Fileglobs (for example. *.c) can be given to add all matching files.
A leading directory name (for example. dir to add dir/file1 and dir/file2) can be given to update the index to match the current state of the directory as a whole (for example. specifying dir will record not just a file dir/file1 modified in the working tree, a file dir/file2 added to the working tree, but also a file dir/file3 removed from the working tree.
Use --no-all to add modified or new files but ignore removed ones.
Don't add the file(s), show if they exist and/or will be ignored.
--ignore-missing only with --dry-run. checks if any of the given files would be ignored, no matter if they are already present in the work tree or not.
Allow adding otherwise ignored files.
Add modified contents in the working tree interactively to the index. path arguments may be supplied limiting operation to a subset of the working tree. See "Interactive mode" for details.
Interactively choose hunks of patch between the index and the work tree and add them to the index. This gives the user a chance to review the difference before adding modified contents to the index.

runs git add --interactive but bypasses the initial command menu and advances to the patch subcommand.

Open the diff vs. the index in an editor and let the user edit it. After the editor was closed, adjust the hunk headers and apply the patch to the index. The intent of this option is to pick and choose lines of the patch to apply, or even to modify the contents of lines to be staged. This can be quicker and more flexible than using the interactive hunk selector. However, it is easy to confuse oneself and create a patch that does not apply to the index. See EDITING PATCHES below.
Update the index where it has an entry matching pathspec. This removes and modifies index entries to match the working tree, but adds no new files.

With no pathspec all tracked files in the working tree are updated

Update the index where the working tree has a file matching pathspec as well as where the index already has an entry. This adds, modifies, and removes index entries to match the working tree.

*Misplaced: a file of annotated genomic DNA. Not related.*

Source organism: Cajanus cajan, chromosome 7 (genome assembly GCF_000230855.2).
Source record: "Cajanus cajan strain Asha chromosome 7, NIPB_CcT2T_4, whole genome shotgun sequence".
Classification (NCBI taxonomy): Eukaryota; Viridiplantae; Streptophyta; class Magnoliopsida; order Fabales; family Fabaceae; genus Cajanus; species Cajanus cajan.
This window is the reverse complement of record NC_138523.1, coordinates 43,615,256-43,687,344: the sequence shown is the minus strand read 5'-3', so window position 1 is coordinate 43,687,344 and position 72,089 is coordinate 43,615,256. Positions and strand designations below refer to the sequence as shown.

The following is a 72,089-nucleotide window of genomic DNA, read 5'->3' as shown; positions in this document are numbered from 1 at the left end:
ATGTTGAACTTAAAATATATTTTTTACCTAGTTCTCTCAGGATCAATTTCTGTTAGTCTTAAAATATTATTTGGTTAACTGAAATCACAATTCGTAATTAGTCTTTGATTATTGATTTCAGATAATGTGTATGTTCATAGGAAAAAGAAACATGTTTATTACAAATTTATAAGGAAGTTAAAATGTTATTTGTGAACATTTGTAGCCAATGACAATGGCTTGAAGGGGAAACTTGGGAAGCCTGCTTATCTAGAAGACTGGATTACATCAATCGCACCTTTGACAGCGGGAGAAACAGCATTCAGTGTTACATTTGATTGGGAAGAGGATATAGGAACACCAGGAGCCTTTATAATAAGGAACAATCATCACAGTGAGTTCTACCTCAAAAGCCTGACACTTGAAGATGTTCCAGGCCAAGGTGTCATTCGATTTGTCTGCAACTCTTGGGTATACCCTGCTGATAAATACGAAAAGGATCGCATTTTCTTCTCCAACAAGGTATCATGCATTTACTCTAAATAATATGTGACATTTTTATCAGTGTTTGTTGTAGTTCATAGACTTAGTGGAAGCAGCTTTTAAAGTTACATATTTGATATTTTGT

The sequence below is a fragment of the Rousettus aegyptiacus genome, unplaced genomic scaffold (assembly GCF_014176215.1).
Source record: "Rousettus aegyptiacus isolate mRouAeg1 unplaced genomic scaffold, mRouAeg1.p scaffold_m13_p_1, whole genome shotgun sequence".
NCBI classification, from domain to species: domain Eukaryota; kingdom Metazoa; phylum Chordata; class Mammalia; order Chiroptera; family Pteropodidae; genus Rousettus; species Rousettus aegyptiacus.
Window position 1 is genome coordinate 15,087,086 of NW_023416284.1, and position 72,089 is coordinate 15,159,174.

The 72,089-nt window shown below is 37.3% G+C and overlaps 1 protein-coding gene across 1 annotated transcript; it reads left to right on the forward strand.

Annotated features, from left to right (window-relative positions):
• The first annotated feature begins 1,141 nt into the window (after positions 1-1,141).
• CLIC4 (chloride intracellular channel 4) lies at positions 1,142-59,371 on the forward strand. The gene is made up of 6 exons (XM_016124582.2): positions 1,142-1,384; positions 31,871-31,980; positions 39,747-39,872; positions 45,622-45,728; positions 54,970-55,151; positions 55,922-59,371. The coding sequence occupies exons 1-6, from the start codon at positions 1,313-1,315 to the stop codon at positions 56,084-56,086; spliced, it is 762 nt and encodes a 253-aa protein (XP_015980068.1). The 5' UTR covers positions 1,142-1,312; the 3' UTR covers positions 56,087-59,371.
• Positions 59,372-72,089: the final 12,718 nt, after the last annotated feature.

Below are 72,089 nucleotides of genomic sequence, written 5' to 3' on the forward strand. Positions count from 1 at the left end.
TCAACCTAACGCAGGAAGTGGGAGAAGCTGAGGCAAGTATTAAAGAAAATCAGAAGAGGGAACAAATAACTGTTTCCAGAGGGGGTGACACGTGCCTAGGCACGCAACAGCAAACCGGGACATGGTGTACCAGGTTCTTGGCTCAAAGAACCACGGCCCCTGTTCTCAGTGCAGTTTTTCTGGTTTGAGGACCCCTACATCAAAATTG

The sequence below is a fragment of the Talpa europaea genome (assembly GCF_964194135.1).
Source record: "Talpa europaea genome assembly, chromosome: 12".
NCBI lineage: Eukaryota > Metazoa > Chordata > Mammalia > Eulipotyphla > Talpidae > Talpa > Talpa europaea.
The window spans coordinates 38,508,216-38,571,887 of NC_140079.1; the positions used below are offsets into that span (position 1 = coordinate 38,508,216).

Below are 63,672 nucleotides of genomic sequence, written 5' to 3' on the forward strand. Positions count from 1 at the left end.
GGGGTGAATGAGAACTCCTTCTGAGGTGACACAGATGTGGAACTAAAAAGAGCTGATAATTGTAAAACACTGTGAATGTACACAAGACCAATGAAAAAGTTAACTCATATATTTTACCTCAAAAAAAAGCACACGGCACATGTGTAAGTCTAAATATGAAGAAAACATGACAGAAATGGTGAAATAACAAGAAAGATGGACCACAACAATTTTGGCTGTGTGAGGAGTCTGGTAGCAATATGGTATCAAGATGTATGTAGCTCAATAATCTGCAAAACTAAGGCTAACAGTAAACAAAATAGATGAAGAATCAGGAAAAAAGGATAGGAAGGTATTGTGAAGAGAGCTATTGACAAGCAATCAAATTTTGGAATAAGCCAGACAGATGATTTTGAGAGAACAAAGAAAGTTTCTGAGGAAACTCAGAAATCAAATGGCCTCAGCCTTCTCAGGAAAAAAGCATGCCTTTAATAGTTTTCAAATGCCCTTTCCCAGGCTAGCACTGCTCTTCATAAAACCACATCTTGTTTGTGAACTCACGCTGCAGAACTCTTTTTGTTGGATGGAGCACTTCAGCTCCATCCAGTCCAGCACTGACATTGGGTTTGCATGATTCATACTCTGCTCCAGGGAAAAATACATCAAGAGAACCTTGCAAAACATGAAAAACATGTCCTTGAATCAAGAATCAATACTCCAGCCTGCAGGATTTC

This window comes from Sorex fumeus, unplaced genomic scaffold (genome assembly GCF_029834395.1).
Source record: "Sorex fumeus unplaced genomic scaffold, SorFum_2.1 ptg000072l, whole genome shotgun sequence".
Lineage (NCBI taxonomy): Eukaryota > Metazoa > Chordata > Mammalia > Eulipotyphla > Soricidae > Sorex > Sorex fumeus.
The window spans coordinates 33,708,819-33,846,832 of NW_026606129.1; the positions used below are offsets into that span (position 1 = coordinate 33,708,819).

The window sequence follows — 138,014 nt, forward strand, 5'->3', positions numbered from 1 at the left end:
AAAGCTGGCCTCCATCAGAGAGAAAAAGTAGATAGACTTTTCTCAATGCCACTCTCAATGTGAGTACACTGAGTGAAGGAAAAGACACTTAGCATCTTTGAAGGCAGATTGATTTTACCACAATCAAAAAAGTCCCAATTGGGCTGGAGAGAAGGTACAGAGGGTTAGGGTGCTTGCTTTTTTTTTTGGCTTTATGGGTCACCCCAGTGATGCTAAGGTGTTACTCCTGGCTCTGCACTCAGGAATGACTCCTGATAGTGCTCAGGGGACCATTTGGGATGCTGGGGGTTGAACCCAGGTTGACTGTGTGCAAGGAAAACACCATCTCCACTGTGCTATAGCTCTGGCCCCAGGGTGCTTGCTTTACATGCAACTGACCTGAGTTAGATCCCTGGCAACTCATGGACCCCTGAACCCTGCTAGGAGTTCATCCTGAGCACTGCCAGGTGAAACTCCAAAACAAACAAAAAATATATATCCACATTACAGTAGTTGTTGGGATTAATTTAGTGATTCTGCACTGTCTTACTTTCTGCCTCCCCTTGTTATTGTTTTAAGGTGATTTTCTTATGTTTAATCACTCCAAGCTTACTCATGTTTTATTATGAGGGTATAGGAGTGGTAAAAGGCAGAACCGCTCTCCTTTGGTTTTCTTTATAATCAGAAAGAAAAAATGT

With no pathspec all files in the working tree are updated (old versions of

Update the index by adding new files that are unknown to the index and files modified in the working tree, but ignore files that have been removed from the working tree. This option is a no-op when no pathspec> is used. For Compatibility where "git add ..." was a synonym for "git add --no-all ...", i.e. ignored removed files.
Record only the fact that the path will be added later.
An entry for the path is placed in the index with no content.
For showing the unstaged content of files with git diff and committing them with git commit -a.
--refresh Don't add file(s), but only refresh stat information in the index.
--ignore-errors Continue the operation if some files could not be added because of errors indexing them.
Exits with non-zero status.
The configuration setting add.ignoreErrors set true makes this the default
-- used to separate command-line options from the list of files, (useful when filenames might be mistaken for command-line options).


The optional configuration variable core.excludesFile indicates a path to a file containing patterns of file names to exclude from git-add, similar to $GIT_DIR/info/exclude. Patterns in the exclude file are used in addition to those in info/exclude. See gitignore(5).


o Adds content from all *.txt files under Documentation directory and its subdirectories:
            $ git add Documentation/\*.txt
the asterisk * is quoted which lets the command include the files from subdirectories of Documentation/ directory. o Considers adding content from all git-*.sh scripts:
$ git add git-*.sh
this example has the shell expand the asterisk (i.e. listing the files explicitly), it does not consider subdir/


When the command enters the interactive mode, it shows the output of the status subcommand,

lists subcommands and prompts What now>. ends with a single >, you can pick only one of the choices given and type return,

               *** Commands ***
                 1: status       2: update       3: revert       4: add untracked
                 5: patch        6: diff         7: quit         8: help
               What now> 1 
s or status can always be entered.
status This shows the change between HEAD and index (i.e. what will be committed for git commit), and between index and working tree files (i.e. what you could stage further before git commit using git add) for each path. A sample output looks like this:
                             staged     unstaged path
                    1:       binary      nothing foo.png
                    2:     +403/-35        +1/-1 git-add--interactive.perl
It shows that foo.png has differences from HEAD (it is binary, so line count cannot be shown) and there is no difference between indexed copy and the working tree version (if the working tree version were also different, binary would have been shown in place of nothing). The other file, git-add--interactive.perl, has 403 lines added and 35 lines deleted if you commit what is in the index, but working tree file has further modifications (one addition and one deletion).